The 2016 federal election will be held on July 2. If it’s your first time voting, it could be a daunting prospect, but don’t fret – The Newsroom is here to help.
Today we launch our election guide, starting with a primer on how Parliament works.
Federal Parliament – Structure
In most Australian states (except Queensland), parliament runs on a bicameral system – that is, divided into an Upper House and a Lower House. The same is true of Federal Parliament: the federal Lower House is the House of Representatives (furnished in green), and the Upper House is the Senate (furnished in red).
At an election (which are generally held every three years), the party or coalition that wins the most seats and gains control of the House of Representatives forms government, and the leader of that government is the Prime Minister. Members of the House of Representatives are called Members of Parliament (Members or MPs).
As the House of Representatives has 150 seats, a simple majority of 76 is needed to form a government; if no party wins 76 seats (as happened in 2010), the result is a hung parliament, and major parties must secure the cooperation of independent and minor-party MPs (the cross-bench) to form a government.
Australia is divided into 150 constituencies of roughly equal population, usually named after geographical zones or prominent Australians, and each elects an MP to the House of Representatives; Prime Minister Malcolm Turnbull, for example, represents the seat of Wentworth in Sydney’s eastern suburbs.
The Senate consists of 76 seats, which are elected on a statewide basis: each state supplies 12 senators, and each territory supplies two. Every voter has the opportunity to vote for any senator from their state – the candidates are not limited by electorate as they are in the Lower House.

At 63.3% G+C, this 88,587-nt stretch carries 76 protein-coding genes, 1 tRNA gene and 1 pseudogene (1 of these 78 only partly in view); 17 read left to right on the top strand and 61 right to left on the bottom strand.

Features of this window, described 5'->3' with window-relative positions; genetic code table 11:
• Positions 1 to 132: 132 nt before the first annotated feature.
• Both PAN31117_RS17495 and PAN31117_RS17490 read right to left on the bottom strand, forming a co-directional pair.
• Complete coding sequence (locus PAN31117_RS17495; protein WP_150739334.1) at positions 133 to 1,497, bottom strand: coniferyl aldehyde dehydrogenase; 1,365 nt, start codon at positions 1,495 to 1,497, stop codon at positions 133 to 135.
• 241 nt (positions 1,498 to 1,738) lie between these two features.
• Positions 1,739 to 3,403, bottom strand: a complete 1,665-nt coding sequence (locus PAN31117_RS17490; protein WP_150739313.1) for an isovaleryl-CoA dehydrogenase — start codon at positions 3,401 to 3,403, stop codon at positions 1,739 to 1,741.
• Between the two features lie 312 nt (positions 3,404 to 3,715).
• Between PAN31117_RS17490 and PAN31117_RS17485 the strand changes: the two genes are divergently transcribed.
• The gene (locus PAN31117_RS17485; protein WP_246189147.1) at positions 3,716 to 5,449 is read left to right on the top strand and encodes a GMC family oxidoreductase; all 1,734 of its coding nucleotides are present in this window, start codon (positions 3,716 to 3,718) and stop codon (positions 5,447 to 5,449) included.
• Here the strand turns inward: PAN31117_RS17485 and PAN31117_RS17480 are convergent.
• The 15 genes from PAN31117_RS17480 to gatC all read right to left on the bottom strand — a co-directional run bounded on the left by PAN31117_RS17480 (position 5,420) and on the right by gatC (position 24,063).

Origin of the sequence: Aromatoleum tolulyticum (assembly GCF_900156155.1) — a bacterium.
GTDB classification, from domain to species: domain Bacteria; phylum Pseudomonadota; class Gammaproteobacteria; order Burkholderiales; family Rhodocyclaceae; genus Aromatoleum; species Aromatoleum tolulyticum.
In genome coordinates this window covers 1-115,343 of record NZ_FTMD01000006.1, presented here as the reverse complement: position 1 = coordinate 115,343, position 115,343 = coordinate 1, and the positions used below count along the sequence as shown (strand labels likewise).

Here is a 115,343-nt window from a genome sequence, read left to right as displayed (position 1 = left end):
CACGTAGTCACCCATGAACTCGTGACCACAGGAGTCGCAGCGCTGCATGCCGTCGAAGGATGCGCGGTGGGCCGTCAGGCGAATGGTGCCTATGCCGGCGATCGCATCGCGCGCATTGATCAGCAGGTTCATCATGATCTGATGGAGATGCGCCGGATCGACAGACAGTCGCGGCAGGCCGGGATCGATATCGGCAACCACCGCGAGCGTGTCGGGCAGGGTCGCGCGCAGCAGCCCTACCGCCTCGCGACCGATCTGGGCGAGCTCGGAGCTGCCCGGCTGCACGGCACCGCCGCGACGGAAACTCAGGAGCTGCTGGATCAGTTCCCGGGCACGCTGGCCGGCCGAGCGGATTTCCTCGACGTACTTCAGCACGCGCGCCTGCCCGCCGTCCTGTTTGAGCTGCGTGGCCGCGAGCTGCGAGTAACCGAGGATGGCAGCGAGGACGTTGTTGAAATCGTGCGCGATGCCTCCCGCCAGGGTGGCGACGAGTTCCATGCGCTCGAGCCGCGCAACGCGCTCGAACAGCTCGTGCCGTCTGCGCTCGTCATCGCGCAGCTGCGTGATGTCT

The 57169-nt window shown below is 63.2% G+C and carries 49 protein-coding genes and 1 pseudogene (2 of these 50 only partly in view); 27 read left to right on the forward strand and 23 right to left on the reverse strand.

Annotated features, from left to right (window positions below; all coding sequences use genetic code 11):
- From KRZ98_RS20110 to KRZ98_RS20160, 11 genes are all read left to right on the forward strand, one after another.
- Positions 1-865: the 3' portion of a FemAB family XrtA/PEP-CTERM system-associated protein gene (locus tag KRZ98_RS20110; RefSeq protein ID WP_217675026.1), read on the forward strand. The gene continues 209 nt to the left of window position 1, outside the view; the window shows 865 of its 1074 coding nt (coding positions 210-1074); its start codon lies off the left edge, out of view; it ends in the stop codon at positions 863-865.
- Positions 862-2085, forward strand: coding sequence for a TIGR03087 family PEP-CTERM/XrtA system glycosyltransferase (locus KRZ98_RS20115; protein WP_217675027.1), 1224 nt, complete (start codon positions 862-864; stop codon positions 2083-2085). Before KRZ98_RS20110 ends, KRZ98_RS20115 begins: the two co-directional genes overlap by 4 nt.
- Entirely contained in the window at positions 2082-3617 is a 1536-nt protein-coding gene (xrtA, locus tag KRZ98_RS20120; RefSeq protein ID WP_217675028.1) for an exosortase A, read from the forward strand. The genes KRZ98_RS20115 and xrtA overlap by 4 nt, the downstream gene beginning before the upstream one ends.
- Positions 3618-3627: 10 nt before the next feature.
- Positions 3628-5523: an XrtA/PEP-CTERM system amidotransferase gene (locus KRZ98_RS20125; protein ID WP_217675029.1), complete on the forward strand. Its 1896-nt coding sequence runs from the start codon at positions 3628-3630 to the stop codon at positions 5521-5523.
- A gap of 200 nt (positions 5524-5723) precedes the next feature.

Winning a majority in the Senate (39 seats) does not entitle a party to form government – it is possible for one party to hold a majority in the House of Representatives and another party to hold a majority in the Senate. As of the most recent election in 2013, neither party held a majority in the senate, meaning the Coalition government had to negotiate with cross-bench senators to pass legislation.
Ordinarily, senators serve six-year terms, with half the Senate being elected at each federal election. However, this year’s election is different – a double dissolution.
What is a double dissolution?
A double dissolution election occurs when the entirety of both houses of Parliament – the House of Representatives and the full Senate – are elected at the same time (as opposed to a normal election, in which only half the Senate is voted in). Double dissolutions are usually requested by a prime minister to break a deadlock between the House of Representatives and the Senate, in the hope that the new Senate will vote in the Government’s favour.
In order for a double dissolution to take place, a bill introduced in the House must be twice rejected by the Senate, with a span of at least three months between each rejection. When that happens, the government has a trigger for a double dissolution, which can be used when it feels it necessary. Prime Minister Malcolm Turnbull used (among other things) the Senate’s rejection of the reinstatement of the Australian Building and Constriction Commission (ABCC) as his trigger for this year’s double dissolution; before that, the last double dissolution was called by Bob Hawke in 1987.
A double dissolution makes it easier for minor parties to win a seat in the Senate, as the number of votes needed is lower when divided among 76 seats than among 38. In a double dissolution, a candidate needs a little over seven per cent of the vote to be elected, compared to 14 per cent in a normal election, due to the way Senate voting works. This could mean that the incoming government will face even more “microparty” senators than the outgoing government.
In the leadup to the election, The Newsroom will examine the parties and their policies, and let you know how to make your voice heard on the big day. It’s your vote – make it count! – Jake Nelson
Photo of Parliament House by JJ Harrison from Wikimedia Commons.